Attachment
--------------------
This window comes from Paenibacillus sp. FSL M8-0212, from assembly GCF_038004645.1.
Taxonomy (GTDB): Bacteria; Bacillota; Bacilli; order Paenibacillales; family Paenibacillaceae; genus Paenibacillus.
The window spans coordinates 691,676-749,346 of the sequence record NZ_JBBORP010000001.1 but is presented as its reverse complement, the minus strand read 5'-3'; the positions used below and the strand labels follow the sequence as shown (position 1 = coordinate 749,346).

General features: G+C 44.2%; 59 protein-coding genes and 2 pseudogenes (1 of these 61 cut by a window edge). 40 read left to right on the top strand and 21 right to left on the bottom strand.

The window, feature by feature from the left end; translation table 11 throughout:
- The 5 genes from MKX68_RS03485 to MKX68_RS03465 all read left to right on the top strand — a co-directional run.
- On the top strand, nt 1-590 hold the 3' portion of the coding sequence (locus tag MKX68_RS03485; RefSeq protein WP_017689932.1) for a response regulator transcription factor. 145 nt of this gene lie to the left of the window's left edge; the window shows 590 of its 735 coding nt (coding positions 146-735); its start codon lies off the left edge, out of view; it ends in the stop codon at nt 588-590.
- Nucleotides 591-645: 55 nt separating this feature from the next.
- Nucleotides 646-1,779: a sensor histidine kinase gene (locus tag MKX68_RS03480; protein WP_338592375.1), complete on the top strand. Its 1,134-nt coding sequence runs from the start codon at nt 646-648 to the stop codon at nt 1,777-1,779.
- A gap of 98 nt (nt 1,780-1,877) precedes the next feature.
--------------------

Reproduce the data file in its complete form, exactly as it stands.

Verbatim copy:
This window comes from Paenibacillus sp. FSL M8-0212, from assembly GCF_038004645.1.
Taxonomy (GTDB): Bacteria; Bacillota; Bacilli; order Paenibacillales; family Paenibacillaceae; genus Paenibacillus.
The window spans coordinates 691,676-749,346 of the sequence record NZ_JBBORP010000001.1 but is presented as its reverse complement, the minus strand read 5'-3'; the positions used below and the strand labels follow the sequence as shown (position 1 = coordinate 749,346).

General features: G+C 44.2%; 59 protein-coding genes and 2 pseudogenes (1 of these 61 cut by a window edge). 40 read left to right on the top strand and 21 right to left on the bottom strand.

The window, feature by feature from the left end; translation table 11 throughout:
- The 5 genes from MKX68_RS03485 to MKX68_RS03465 all read left to right on the top strand — a co-directional run.
- On the top strand, nt 1-590 hold the 3' portion of the coding sequence (locus tag MKX68_RS03485; RefSeq protein WP_017689932.1) for a response regulator transcription factor. 145 nt of this gene lie to the left of the window's left edge; the window shows 590 of its 735 coding nt (coding positions 146-735); its start codon lies off the left edge, out of view; it ends in the stop codon at nt 588-590.
- Nucleotides 591-645: 55 nt separating this feature from the next.
- Nucleotides 646-1,779: a sensor histidine kinase gene (locus tag MKX68_RS03480; protein WP_338592375.1), complete on the top strand. Its 1,134-nt coding sequence runs from the start codon at nt 646-648 to the stop codon at nt 1,777-1,779.
- A gap of 98 nt (nt 1,780-1,877) precedes the next feature.